Any number of markers can attest to a civilization’s preeminence. Art, mathematics, science, law, politics and architecture are just a few examples. Some of the greatest architecture to be found in ancient Mesoamerica is a complex of temples and buildings called Teotihuacan, about 30 miles northeast of Mexico City.
But for all of Teotihuacan’s greatness the most basic question may never be answered – who built it? And also, what happened to the people who lived at Teotihuacan?
Scholars speculate as to who constructed the complex that includes the Pyramid of the Sun, Pyramid of the Moon and the Temple of the Plumed Serpent (Temple of Quetzalcoatl). Some believe Teotihuacan was a multi-ethnic site and others believe elements of the region’s Totonac, Otomi or Nahua peoples are responsible. At its height upwards of 125,000 lived, worked, played, and worshiped their gods within the area’s boundaries. Aztecs, who arrived in the area approximately 1,000 years after it was built, bestowed the site with the name Teotihuacan, “the place where gods were created.”
Archeologists believe construction of Teotihuacan began before Christ. A concentration of people is believed to have lived in that area of Mexico as early as 300 B.C., and Teotihuacan reached its zenith between the 1st and 7th centuries A.D., when researchers believe it was abandoned, possibly after being razed by fire or as the result of an internal political uprising.
Mesoamerican culture has a number of defining characteristics. It is one of five places in the world where a system of writing was independently developed. Other elements of the culture include agriculture that transformed a hunter-gatherer society to sedentism, a calendaring system to track the year and seasonal events, and bark paper to write hieroglyphics and pictographs was used. Mesoamericans also used rubber and invented a game with a rubber ball; they practiced a complex religion that worshipped deities and gods, and in the case of Teotihuacan, they built stepped pyramids.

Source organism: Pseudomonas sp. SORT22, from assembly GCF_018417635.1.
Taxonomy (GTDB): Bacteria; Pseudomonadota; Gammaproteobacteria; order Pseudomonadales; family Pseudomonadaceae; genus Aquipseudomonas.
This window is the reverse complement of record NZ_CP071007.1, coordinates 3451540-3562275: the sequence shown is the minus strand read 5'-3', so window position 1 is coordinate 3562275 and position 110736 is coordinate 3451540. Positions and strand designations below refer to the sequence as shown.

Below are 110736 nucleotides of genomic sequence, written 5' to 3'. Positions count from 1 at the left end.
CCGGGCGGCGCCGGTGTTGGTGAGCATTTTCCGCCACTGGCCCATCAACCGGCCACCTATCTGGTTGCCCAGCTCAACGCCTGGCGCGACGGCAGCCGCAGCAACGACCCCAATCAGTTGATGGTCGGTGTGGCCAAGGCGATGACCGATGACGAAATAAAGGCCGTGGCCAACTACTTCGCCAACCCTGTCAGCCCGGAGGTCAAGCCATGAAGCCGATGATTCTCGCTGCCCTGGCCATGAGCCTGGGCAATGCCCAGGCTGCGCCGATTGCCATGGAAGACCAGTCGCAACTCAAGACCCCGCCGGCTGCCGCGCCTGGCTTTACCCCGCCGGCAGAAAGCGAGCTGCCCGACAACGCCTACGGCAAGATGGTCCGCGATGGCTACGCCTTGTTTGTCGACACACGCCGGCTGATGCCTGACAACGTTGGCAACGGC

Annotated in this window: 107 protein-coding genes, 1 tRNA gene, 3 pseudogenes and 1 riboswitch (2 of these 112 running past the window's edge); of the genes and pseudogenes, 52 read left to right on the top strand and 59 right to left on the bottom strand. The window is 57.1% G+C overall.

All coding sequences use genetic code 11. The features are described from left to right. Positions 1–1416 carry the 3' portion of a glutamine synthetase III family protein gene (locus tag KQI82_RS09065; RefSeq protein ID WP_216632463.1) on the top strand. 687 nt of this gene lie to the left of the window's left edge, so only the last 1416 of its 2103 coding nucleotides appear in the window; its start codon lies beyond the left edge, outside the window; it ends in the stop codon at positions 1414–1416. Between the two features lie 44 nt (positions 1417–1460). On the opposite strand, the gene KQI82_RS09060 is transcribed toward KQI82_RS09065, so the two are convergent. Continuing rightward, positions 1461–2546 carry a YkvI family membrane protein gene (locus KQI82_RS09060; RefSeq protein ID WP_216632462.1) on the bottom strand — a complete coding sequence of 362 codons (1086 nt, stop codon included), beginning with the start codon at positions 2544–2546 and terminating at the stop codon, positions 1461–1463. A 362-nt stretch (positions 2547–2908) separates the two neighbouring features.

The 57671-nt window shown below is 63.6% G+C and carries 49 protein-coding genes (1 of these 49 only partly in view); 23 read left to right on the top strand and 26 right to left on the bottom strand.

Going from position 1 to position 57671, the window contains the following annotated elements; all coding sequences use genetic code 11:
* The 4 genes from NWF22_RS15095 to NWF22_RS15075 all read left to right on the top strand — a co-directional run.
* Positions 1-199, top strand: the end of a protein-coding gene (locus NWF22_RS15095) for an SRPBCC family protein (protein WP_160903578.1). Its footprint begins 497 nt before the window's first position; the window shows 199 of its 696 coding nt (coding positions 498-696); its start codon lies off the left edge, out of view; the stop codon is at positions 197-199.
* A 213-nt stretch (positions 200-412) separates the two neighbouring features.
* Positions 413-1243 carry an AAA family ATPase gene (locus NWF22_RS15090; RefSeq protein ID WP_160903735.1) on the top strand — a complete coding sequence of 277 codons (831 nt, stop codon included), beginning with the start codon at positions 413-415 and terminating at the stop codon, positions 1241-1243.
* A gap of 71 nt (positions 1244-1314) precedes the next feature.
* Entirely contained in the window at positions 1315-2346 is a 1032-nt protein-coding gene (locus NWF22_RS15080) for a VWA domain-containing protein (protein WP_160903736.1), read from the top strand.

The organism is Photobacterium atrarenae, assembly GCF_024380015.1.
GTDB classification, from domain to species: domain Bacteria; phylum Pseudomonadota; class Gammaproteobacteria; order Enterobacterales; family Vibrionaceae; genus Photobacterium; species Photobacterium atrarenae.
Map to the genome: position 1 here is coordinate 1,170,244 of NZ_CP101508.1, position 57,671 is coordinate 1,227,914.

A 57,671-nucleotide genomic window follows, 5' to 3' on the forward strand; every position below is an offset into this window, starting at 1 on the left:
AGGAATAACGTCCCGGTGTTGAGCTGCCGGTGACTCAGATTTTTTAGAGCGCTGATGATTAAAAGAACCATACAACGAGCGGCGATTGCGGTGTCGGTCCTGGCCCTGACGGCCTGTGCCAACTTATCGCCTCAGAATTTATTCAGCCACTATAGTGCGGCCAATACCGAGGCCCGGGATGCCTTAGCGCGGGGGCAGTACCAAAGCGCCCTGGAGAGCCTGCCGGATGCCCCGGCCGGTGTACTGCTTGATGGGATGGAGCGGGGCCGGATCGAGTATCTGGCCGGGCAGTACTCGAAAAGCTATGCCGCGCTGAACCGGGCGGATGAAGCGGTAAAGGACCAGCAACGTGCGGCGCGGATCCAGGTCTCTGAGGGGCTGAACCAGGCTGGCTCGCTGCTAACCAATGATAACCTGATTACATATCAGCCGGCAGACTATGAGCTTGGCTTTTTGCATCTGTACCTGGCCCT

In its heyday, Teotihuacan encompassed just under 14 square miles, and to date less than 10 percent of the area has been excavated.
The Pyramid of the Sun (also named by the Aztecs) was the largest pyramid in ancient Mesoamerica and is the third largest pyramid in the world. The base width and length are 720 feet by 760 feet, respectively, and Teotihuacan has a height of 216 feet (243 steps from bottom to top), with a total volume of 1,549,697 square yards.
Teotihuacan was first excavated starting in 1884 by Leopoldo Batres, now criticized by archeologists for his work at the Pyramid of the Sun because he removed some elements of the pyramid and added a steep level at the top.
Even so, today the top of the Pyramid of the Sun provides a commanding view of the entire valley. To the north, at the end of the Avenue of the Dead, is the Pyramid of the Moon. And from the top of the Pyramid of the Sun other areas of Teotihuacan complex can be seen, including the areas where many thousands of people lived.
Excavation and preservation work continues at Teotihuacan, and new secrets continue to be revealed, such as an underground tunnel at the Pyramid of the Sun and tombs beneath the Pyramid of the Moon.
While we may never discover who built Teotihuacan, who lived there, or why the civilization failed, Teotihuacan is nonetheless a source of wonder for the nearly 3,000,000 people who visit every year and is a great source of pride for Mexico and her people.
And Teotihuacan is lasting proof that whatever happened to the people who built the site and once lived there, it will always be a place of greatness.
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